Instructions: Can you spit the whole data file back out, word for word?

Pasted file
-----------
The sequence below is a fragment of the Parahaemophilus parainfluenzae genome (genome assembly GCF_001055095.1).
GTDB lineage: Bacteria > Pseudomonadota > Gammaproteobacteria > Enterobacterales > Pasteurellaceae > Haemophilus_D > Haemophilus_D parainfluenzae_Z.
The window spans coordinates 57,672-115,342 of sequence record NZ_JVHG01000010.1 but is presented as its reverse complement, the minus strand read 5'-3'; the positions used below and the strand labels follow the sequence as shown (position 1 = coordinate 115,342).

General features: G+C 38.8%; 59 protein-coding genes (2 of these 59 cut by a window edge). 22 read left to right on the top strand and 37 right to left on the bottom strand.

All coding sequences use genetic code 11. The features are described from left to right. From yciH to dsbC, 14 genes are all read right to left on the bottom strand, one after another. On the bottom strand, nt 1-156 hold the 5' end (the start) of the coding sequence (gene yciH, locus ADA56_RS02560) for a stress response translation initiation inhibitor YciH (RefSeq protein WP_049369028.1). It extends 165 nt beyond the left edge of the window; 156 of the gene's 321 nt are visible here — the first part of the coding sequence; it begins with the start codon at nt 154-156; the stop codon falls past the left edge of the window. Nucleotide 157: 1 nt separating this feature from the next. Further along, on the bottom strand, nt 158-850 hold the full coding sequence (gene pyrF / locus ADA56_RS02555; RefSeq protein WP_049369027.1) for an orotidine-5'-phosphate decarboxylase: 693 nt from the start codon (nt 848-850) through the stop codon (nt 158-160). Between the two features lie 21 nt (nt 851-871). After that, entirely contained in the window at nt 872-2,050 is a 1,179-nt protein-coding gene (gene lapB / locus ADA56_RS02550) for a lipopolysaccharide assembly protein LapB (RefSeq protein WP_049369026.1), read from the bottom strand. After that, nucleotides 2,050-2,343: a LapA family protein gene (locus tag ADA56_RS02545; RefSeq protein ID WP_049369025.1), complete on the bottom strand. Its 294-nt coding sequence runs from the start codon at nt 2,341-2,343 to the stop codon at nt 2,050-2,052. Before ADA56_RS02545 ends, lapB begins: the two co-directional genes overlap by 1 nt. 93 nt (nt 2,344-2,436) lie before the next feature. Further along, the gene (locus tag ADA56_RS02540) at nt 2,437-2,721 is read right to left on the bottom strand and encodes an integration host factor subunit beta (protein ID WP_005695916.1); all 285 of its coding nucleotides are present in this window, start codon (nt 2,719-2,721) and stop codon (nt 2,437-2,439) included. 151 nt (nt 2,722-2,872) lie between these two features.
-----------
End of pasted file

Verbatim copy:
The sequence below is a fragment of the Parahaemophilus parainfluenzae genome (genome assembly GCF_001055095.1).
GTDB lineage: Bacteria > Pseudomonadota > Gammaproteobacteria > Enterobacterales > Pasteurellaceae > Haemophilus_D > Haemophilus_D parainfluenzae_Z.
The window spans coordinates 57,672-115,342 of sequence record NZ_JVHG01000010.1 but is presented as its reverse complement, the minus strand read 5'-3'; the positions used below and the strand labels follow the sequence as shown (position 1 = coordinate 115,342).

General features: G+C 38.8%; 59 protein-coding genes (2 of these 59 cut by a window edge). 22 read left to right on the top strand and 37 right to left on the bottom strand.

All coding sequences use genetic code 11. The features are described from left to right. From yciH to dsbC, 14 genes are all read right to left on the bottom strand, one after another. On the bottom strand, nt 1-156 hold the 5' end (the start) of the coding sequence (gene yciH, locus ADA56_RS02560) for a stress response translation initiation inhibitor YciH (RefSeq protein WP_049369028.1). It extends 165 nt beyond the left edge of the window; 156 of the gene's 321 nt are visible here — the first part of the coding sequence; it begins with the start codon at nt 154-156; the stop codon falls past the left edge of the window. Nucleotide 157: 1 nt separating this feature from the next. Further along, on the bottom strand, nt 158-850 hold the full coding sequence (gene pyrF / locus ADA56_RS02555; RefSeq protein WP_049369027.1) for an orotidine-5'-phosphate decarboxylase: 693 nt from the start codon (nt 848-850) through the stop codon (nt 158-160). Between the two features lie 21 nt (nt 851-871). After that, entirely contained in the window at nt 872-2,050 is a 1,179-nt protein-coding gene (gene lapB / locus ADA56_RS02550) for a lipopolysaccharide assembly protein LapB (RefSeq protein WP_049369026.1), read from the bottom strand. After that, nucleotides 2,050-2,343: a LapA family protein gene (locus tag ADA56_RS02545; RefSeq protein ID WP_049369025.1), complete on the bottom strand. Its 294-nt coding sequence runs from the start codon at nt 2,341-2,343 to the stop codon at nt 2,050-2,052. Before ADA56_RS02545 ends, lapB begins: the two co-directional genes overlap by 1 nt. 93 nt (nt 2,344-2,436) lie before the next feature. Further along, the gene (locus tag ADA56_RS02540) at nt 2,437-2,721 is read right to left on the bottom strand and encodes an integration host factor subunit beta (protein ID WP_005695916.1); all 285 of its coding nucleotides are present in this window, start codon (nt 2,719-2,721) and stop codon (nt 2,437-2,439) included. 151 nt (nt 2,722-2,872) lie between these two features.